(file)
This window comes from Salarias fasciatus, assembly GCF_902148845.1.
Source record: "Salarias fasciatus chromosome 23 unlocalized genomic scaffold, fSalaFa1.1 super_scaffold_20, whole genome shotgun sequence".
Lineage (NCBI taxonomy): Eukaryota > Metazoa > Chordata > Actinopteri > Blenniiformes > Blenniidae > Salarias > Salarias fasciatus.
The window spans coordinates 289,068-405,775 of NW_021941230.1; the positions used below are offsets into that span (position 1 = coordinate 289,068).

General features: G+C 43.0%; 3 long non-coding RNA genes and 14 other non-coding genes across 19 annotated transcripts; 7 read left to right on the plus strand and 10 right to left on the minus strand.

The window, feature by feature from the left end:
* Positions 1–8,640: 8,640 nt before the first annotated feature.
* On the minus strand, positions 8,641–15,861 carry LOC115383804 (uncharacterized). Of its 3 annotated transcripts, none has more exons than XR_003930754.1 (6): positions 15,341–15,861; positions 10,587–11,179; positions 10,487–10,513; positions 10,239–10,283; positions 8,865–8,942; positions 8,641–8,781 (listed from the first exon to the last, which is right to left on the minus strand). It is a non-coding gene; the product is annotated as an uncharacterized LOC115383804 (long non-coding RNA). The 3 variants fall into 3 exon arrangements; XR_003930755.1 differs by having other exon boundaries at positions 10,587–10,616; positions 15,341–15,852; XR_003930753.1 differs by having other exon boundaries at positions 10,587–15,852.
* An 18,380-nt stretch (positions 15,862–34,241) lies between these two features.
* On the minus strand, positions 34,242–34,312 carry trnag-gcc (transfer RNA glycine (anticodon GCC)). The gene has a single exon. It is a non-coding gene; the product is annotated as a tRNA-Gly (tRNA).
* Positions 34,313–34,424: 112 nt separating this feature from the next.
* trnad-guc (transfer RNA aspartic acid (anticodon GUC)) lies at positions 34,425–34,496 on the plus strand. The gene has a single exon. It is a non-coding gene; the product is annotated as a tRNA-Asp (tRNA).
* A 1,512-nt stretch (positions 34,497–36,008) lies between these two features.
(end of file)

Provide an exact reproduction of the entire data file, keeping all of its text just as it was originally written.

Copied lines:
This window comes from Salarias fasciatus, assembly GCF_902148845.1.
Source record: "Salarias fasciatus chromosome 23 unlocalized genomic scaffold, fSalaFa1.1 super_scaffold_20, whole genome shotgun sequence".
Lineage (NCBI taxonomy): Eukaryota > Metazoa > Chordata > Actinopteri > Blenniiformes > Blenniidae > Salarias > Salarias fasciatus.
The window spans coordinates 289,068-405,775 of NW_021941230.1; the positions used below are offsets into that span (position 1 = coordinate 289,068).

General features: G+C 43.0%; 3 long non-coding RNA genes and 14 other non-coding genes across 19 annotated transcripts; 7 read left to right on the plus strand and 10 right to left on the minus strand.

The window, feature by feature from the left end:
* Positions 1–8,640: 8,640 nt before the first annotated feature.
* On the minus strand, positions 8,641–15,861 carry LOC115383804 (uncharacterized). Of its 3 annotated transcripts, none has more exons than XR_003930754.1 (6): positions 15,341–15,861; positions 10,587–11,179; positions 10,487–10,513; positions 10,239–10,283; positions 8,865–8,942; positions 8,641–8,781 (listed from the first exon to the last, which is right to left on the minus strand). It is a non-coding gene; the product is annotated as an uncharacterized LOC115383804 (long non-coding RNA). The 3 variants fall into 3 exon arrangements; XR_003930755.1 differs by having other exon boundaries at positions 10,587–10,616; positions 15,341–15,852; XR_003930753.1 differs by having other exon boundaries at positions 10,587–15,852.
* An 18,380-nt stretch (positions 15,862–34,241) lies between these two features.
* On the minus strand, positions 34,242–34,312 carry trnag-gcc (transfer RNA glycine (anticodon GCC)). The gene has a single exon. It is a non-coding gene; the product is annotated as a tRNA-Gly (tRNA).
* Positions 34,313–34,424: 112 nt separating this feature from the next.
* trnad-guc (transfer RNA aspartic acid (anticodon GUC)) lies at positions 34,425–34,496 on the plus strand. The gene has a single exon. It is a non-coding gene; the product is annotated as a tRNA-Asp (tRNA).
* A 1,512-nt stretch (positions 34,497–36,008) lies between these two features.